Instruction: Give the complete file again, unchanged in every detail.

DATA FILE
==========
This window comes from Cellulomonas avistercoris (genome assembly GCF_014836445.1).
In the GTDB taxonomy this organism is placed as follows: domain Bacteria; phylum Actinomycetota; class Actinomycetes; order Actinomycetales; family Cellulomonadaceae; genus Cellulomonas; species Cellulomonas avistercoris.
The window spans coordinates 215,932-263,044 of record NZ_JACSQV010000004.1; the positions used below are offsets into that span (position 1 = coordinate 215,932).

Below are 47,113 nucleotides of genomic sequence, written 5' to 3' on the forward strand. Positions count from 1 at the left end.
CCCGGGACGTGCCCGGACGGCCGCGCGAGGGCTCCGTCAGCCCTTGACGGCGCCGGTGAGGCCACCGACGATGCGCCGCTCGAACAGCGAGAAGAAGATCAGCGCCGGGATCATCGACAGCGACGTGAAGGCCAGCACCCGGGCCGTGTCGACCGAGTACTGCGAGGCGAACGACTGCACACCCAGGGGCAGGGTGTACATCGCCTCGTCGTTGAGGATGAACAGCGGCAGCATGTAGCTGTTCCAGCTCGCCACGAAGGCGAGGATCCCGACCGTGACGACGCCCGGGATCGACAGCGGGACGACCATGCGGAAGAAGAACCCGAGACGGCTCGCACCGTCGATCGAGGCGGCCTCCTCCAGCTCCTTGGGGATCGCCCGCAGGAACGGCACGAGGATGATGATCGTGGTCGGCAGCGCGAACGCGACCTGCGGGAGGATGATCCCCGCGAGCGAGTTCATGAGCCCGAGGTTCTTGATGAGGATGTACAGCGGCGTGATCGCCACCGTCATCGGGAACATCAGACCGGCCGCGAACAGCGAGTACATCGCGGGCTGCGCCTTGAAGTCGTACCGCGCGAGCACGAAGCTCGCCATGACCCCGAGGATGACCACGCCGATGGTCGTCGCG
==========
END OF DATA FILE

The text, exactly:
This window comes from Cellulomonas avistercoris (genome assembly GCF_014836445.1).
In the GTDB taxonomy this organism is placed as follows: domain Bacteria; phylum Actinomycetota; class Actinomycetes; order Actinomycetales; family Cellulomonadaceae; genus Cellulomonas; species Cellulomonas avistercoris.
The window spans coordinates 215,932-263,044 of record NZ_JACSQV010000004.1; the positions used below are offsets into that span (position 1 = coordinate 215,932).

Below are 47,113 nucleotides of genomic sequence, written 5' to 3' on the forward strand. Positions count from 1 at the left end.
CCCGGGACGTGCCCGGACGGCCGCGCGAGGGCTCCGTCAGCCCTTGACGGCGCCGGTGAGGCCACCGACGATGCGCCGCTCGAACAGCGAGAAGAAGATCAGCGCCGGGATCATCGACAGCGACGTGAAGGCCAGCACCCGGGCCGTGTCGACCGAGTACTGCGAGGCGAACGACTGCACACCCAGGGGCAGGGTGTACATCGCCTCGTCGTTGAGGATGAACAGCGGCAGCATGTAGCTGTTCCAGCTCGCCACGAAGGCGAGGATCCCGACCGTGACGACGCCCGGGATCGACAGCGGGACGACCATGCGGAAGAAGAACCCGAGACGGCTCGCACCGTCGATCGAGGCGGCCTCCTCCAGCTCCTTGGGGATCGCCCGCAGGAACGGCACGAGGATGATGATCGTGGTCGGCAGCGCGAACGCGACCTGCGGGAGGATGATCCCCGCGAGCGAGTTCATGAGCCCGAGGTTCTTGATGAGGATGTACAGCGGCGTGATCGCCACCGTCATCGGGAACATCAGACCGGCCGCGAACAGCGAGTACATCGCGGGCTGCGCCTTGAAGTCGTACCGCGCGAGCACGAAGCTCGCCATGACCCCGAGGATGACCACGCCGATGGTCGTCGCG